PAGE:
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  • What is NAT

In the simplest terms, network address translation, or NAT, makes it possible for multiple devices - either computers or smart devices - to connect to the internet while simultaneously minimizing the number of IP address required. A NAT essentially serves as a middleman between a large-scale network and the general internet - but how exactly does a NAT implementation work?

To answer that question, we must first answer a few others.

What is an IP Address?
An internet protocol (IP) address serves as a unique identifier of your computer or internet-connected device. It's ultimately the network address for your device, and it makes it possible for your device to communicate with the internet. The modern IP address is an essential component of modern online computing.

When the process of assigning IP addresses was originally conceived, experts were under the impression that there were enough available addresses for every possible future need. As the internet exploded in popularity, and as networks became increasingly expansive, it quickly became evident that this assumption was false.

As such, data scientists needed a way to one, single IP address across multiple computers. The solution was to use NAT in conjunction with another device, such as a router, to do just that.

NAT Configurations
There are three different methods to use when configuring NAT for your home or organization.

  • Static: Often seen in web hosting, static NAT maps a private IP address to a public IP address, ultimately achieving one-to-one mapping.
  • Dynamic: This configuration maps a private IP address to a public IP address that is chosen from a pool of available addresses. Only a certain number of addresses can be assigned at any given time, and any attempt to assign more will result in dropped packets.
  • Port Address Translation (PAT): Sometimes known as NAT overload, this makes it possible to map hundreds or thousands of local, private IP addresses to one registered IP address. Each private IP address, or user, is assigned a different port number for traffic monitoring and traceability.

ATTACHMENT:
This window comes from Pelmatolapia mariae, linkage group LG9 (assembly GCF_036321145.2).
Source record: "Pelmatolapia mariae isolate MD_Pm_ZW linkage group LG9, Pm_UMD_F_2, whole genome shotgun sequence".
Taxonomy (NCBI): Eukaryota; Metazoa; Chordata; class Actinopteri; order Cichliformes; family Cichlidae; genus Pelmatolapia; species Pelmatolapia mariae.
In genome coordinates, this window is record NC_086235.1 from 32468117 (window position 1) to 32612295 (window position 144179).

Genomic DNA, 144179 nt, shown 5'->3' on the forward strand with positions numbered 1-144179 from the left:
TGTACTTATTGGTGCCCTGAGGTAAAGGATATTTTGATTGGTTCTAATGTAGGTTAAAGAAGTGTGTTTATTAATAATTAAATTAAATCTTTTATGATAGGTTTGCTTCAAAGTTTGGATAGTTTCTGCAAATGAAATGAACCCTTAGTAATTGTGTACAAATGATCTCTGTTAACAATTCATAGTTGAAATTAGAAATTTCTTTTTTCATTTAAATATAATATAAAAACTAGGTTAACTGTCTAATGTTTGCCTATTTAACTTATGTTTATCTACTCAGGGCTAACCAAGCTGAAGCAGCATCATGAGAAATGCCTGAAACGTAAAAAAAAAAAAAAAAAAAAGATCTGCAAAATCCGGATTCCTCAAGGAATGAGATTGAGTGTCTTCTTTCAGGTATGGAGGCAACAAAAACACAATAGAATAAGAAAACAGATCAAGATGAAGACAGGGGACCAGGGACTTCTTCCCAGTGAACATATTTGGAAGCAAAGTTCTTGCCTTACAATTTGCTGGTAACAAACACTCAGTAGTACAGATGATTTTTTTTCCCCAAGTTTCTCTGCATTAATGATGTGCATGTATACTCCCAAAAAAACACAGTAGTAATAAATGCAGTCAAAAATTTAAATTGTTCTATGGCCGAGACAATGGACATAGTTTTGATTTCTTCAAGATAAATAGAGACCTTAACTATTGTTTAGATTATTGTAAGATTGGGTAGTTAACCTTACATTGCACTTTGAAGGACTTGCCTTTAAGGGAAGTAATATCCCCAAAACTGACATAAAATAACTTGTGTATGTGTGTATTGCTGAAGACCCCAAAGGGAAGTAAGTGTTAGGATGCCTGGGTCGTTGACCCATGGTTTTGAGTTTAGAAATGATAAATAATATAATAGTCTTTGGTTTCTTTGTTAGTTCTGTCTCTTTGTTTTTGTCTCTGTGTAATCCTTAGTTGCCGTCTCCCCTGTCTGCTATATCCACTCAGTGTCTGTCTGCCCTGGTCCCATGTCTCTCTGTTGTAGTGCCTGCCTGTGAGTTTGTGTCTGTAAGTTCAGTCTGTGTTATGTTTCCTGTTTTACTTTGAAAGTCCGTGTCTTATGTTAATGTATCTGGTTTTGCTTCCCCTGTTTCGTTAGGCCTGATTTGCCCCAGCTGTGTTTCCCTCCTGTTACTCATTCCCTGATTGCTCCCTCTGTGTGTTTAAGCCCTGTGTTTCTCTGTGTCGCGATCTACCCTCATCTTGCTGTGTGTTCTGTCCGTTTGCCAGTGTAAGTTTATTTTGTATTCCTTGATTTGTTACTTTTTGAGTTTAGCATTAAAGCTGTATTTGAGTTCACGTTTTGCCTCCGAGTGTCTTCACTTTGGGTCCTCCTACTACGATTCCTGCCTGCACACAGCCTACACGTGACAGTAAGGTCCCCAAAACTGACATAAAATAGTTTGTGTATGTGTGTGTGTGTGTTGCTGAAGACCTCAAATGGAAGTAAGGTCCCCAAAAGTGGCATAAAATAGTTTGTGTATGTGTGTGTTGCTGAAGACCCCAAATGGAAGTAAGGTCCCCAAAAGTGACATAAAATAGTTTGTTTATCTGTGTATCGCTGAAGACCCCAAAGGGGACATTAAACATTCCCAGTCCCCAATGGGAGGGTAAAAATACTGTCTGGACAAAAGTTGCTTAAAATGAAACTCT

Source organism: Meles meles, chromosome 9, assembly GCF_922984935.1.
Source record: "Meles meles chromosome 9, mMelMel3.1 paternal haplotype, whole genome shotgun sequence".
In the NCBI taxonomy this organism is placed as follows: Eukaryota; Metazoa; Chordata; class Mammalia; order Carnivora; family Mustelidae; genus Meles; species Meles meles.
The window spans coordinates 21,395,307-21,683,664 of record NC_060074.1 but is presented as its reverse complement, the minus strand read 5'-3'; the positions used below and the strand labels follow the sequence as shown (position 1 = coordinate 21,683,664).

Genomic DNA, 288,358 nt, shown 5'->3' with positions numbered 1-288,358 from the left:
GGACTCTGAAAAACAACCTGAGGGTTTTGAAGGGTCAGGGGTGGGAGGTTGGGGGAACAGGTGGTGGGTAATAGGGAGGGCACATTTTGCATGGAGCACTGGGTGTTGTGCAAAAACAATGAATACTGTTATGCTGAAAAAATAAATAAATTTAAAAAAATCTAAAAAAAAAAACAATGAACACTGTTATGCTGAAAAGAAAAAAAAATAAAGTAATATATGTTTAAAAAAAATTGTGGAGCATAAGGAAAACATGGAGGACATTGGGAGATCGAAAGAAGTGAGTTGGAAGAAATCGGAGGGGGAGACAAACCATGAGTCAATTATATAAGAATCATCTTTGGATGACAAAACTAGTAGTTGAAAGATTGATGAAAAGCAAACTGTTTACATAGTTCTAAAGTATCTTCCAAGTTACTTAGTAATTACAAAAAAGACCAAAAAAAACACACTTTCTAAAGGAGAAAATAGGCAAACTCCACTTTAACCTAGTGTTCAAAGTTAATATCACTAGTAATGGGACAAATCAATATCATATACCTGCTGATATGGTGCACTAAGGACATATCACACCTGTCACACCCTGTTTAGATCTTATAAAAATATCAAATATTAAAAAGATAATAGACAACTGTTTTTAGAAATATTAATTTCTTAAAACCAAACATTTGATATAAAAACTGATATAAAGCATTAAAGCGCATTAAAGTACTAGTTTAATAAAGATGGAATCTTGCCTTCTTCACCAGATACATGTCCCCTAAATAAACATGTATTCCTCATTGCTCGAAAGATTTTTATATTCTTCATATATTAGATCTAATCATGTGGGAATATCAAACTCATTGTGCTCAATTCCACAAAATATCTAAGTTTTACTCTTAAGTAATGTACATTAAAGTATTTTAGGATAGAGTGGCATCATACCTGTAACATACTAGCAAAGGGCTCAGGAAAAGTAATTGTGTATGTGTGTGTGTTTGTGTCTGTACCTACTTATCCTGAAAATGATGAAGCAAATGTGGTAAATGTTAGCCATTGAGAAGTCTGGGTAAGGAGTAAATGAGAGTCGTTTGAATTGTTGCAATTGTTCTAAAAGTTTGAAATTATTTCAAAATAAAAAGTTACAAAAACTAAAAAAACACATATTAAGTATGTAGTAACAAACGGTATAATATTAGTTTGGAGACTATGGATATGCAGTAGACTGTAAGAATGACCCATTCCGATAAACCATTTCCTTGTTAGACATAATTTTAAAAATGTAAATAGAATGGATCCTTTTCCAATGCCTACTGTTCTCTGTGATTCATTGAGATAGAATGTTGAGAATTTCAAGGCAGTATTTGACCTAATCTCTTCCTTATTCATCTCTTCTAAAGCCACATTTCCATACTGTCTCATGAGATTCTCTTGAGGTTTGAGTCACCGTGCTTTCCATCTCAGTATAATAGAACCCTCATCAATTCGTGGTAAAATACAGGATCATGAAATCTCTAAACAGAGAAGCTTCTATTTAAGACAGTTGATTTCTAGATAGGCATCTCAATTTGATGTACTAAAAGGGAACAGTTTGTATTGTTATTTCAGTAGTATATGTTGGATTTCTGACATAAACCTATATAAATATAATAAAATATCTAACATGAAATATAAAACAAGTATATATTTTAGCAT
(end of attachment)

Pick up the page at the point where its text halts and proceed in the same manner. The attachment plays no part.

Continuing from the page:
Now that we know the basics of NAT and the various configurations, it's time to look at the some of the biggest advantages and drawbacks.

Pros and Cons of NAT
Like most types of technology, NAT has its benefits and disadvantages. Some of its most notable advantages include:

  • Cost-effective: Since it doesn't require a new IP address for each device, NAT is a cost-effective solution for organizations and enterprises that have hundreds or thousands of users and devices.
  • Customizability: Not only can NAT be configured in multiple ways, but it features multiple utilities that are useful in load balancing, data backup, and more.
  • Security: When using NAT, the both the original source and the destination are effectively masked from the public, which offers additional data security and privacy.

Conversely, some disadvantages include:

  • Performance: NAT can result in various performance issues that could affect day-to-day productivity.
  • Software: Some third-party software solutions aren't compatible with NAT.
  • Troubleshooting: Issues with NAT can be difficult to diagnose and repair, even for skill professionals.

As you can see, NAT has viable uses for both home and business environments. While it's not for everyone, it does offer a lot of benefit to those who need it the most.

You may read more about NAT devices in Wikipedia: Network address translation.

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